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E.P. Thompson's capital: political economy in The Making.

THE MAKING OF THE ENGLISH WORKING CLASS was not written by an historian. In 1963 its author, E.P. Thompson, was a writer and political activist, who worked as a Tutor in English for the Extra Mural Studies Department at the University of Leeds. His first book had been a spirited political biography of William Morris; his second an edited collection of essays gathered in the wake of Khrushchev's 1956 denunciation of Stalin at the 20th Congress of the Communist Party of the Soviet Union (CPSU), which was soon followed by the British incursion into the Suez and the Soviet invasion of Hungary. As an activist, Thompson played a key role in the creation of the New Left. He co-edited with John Saville the Reasoner, a mimeographed journal of dissent within the Communist Party of Great Britain (CPGB), which became the New Reasoner after he and Saville left the party rather than obey a directive to suspend publication; and he was a local organizer of the Campaign for Nuclear Disarmament (CND), which mobilized hundreds of thousands of people in Great Britain to call for an end to both nuclear testing and nuclear weapons. Thompson and his New Left comrades wanted to create a viable alternative, on the one hand, to the CPGB, which was almost solely identified in the public mind with defending the national interests of the USSR, whatever the impact of such defense on the interests of workers elsewhere; and, on the other, to the British Labour Party, which devoted itself far too slavishly in the opinion of Thompson and his comrades to defending the national interest of the United States and its NATO front. He wrote The Making of the English Working Class as a contribution to this creation, a witness to the possibility of a different kind of politics and a different kind of world.

Things did not turn out the way Thompson had hoped, though that is not a story I will tell here. My goal here is simply to help honor The Making of the English Working Class and its author, on the occasion of the 50th anniversary of its publication, by emphasizing the book's importance not only as a work of history but also as a political, and even a theoretical, tract for our time. I want especially to underscore the ways in which The Making was not just a product of the New Left but also a strategic intervention within it. It was addressed primarily to a broad audience of activists and working-class students rather than historians; and it was intended more to change the way history was made than to change the way it was written. Moreover, Thompson did not write with just an English audience in mind, or with just the past in view: the working class for him was global, and he was as concerned with its prospects as with its formation. He sought to show the world, including those parts of it to which his students belonged, as well as his comrades on the Left and the many people with whom he worked in campaigns for peace and other forms of social protection, that the history of earlier struggles provided imaginative resources to assist their common efforts to make the world a better place.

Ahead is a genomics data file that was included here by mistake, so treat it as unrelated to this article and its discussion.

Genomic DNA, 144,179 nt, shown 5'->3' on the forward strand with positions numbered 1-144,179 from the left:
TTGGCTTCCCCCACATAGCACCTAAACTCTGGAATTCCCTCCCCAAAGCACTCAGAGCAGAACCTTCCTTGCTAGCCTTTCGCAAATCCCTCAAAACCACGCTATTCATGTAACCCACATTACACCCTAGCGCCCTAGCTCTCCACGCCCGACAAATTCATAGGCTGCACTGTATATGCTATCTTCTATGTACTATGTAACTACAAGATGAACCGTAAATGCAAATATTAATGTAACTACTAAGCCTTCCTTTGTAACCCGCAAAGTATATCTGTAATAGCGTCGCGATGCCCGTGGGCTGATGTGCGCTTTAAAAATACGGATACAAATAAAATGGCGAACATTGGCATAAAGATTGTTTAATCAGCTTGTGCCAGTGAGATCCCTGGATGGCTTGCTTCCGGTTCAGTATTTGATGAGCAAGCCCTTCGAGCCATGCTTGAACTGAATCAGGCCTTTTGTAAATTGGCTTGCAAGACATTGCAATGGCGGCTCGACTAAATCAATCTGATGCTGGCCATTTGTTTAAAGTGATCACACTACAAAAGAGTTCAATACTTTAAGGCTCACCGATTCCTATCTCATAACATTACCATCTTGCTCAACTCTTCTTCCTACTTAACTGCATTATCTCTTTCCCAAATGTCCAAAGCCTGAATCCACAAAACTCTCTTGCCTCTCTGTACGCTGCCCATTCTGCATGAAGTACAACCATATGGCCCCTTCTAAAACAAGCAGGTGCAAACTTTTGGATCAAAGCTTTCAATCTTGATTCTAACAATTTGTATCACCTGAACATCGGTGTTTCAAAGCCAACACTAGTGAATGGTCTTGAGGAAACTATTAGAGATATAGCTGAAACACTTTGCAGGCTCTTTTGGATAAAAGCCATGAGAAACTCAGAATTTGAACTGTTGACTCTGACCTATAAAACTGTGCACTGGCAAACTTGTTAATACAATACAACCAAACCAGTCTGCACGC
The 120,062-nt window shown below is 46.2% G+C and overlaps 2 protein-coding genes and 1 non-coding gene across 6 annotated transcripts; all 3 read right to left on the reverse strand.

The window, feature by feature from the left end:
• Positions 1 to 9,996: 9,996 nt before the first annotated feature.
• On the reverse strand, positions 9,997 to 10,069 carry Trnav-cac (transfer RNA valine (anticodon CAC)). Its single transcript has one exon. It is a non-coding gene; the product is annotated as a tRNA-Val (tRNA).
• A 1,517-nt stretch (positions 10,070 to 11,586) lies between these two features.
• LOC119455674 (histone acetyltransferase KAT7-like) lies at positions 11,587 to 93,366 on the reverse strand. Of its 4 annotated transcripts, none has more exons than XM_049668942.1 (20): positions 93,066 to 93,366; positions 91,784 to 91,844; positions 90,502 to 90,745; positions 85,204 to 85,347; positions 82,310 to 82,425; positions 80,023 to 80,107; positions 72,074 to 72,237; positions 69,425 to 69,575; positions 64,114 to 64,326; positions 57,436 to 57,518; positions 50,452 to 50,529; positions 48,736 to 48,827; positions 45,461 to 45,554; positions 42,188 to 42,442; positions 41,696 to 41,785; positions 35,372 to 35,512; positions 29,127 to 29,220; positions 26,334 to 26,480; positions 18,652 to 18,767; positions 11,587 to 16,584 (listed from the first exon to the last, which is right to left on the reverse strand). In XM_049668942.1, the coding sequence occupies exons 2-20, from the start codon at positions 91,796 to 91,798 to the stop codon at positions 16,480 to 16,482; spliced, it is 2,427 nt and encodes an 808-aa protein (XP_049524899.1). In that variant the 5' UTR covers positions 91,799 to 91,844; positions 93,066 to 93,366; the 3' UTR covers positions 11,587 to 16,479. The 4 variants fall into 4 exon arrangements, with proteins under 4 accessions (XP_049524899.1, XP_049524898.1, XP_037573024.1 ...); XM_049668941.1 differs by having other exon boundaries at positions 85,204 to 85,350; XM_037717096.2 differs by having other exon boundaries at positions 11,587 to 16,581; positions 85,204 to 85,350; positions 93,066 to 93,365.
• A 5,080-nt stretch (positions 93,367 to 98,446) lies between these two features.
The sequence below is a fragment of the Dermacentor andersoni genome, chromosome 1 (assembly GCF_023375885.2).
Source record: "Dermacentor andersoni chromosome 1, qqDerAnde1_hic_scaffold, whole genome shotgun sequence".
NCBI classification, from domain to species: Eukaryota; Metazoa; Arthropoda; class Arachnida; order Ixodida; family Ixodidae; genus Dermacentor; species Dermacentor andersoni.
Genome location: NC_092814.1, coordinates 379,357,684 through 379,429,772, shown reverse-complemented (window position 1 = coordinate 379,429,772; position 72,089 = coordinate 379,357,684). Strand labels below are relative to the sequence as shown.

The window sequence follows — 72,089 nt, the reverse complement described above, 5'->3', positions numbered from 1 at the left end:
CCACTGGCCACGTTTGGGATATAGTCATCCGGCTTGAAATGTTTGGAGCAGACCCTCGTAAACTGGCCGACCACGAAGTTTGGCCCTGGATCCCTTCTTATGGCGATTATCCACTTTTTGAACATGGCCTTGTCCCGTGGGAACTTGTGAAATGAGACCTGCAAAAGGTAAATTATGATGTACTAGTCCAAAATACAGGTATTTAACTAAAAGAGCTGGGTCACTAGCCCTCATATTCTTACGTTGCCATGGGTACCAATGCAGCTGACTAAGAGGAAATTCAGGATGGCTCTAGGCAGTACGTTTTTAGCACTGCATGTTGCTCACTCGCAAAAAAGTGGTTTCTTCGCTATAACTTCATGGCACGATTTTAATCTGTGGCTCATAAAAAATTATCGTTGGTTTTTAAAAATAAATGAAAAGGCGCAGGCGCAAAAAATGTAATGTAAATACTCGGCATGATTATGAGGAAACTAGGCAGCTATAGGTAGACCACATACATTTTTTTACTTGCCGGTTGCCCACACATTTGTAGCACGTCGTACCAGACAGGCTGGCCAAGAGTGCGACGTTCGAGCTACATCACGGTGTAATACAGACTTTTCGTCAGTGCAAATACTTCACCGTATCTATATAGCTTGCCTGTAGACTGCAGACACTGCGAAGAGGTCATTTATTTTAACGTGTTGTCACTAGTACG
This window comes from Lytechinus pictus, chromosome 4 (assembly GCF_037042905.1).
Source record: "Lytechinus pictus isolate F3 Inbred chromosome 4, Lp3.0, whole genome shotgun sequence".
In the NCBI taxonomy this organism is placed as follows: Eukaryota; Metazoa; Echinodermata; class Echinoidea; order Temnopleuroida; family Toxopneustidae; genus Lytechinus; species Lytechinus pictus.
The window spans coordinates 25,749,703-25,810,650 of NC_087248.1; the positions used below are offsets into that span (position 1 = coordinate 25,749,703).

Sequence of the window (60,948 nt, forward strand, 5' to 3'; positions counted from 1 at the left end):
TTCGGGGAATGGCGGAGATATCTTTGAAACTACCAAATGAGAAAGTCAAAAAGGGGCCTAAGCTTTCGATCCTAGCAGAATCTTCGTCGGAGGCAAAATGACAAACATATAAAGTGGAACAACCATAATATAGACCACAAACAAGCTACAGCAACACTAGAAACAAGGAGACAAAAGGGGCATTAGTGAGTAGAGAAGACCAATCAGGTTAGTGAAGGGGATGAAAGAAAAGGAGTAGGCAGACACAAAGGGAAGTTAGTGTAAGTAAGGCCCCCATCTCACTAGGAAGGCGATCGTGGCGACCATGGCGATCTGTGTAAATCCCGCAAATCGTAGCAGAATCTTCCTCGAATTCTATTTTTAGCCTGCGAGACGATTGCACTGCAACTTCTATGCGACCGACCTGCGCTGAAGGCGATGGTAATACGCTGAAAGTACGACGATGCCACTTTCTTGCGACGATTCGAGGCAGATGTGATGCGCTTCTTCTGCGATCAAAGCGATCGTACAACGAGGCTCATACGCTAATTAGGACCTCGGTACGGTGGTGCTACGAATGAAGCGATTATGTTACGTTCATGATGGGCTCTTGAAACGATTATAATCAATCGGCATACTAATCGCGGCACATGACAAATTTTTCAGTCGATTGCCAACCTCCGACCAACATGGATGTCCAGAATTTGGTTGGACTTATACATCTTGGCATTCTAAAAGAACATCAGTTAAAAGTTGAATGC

The Making is not just a history, then, at least not in any conventional sense. It is a work of political and social conviction, which is also a history. Anyone familiar with the book remembers Thompson's famous desire to "rescue the poor stockinger ... from the enormous condescension of posterity." (1) The sentiments that follow deserve to be equally familiar:

Our only criterion of judgment should not be whether or not a man's actions are justified in the light of subsequent evolution [in other words, in the light of history]. After all, we are not at the end of social evolution [i.e., history (!)] ourselves. In some of the lost causes of the people of the [English] Industrial Revolution we may discover insights into social evils which we have yet to cure. Moreover, the greater part of the world today is still undergoing problems of industrialization, and of the formation of democratic institutions, analogous in many ways to our own experience during [our] Industrial Revolution. Causes which were lost in England might, in Asia or Africa, yet be won.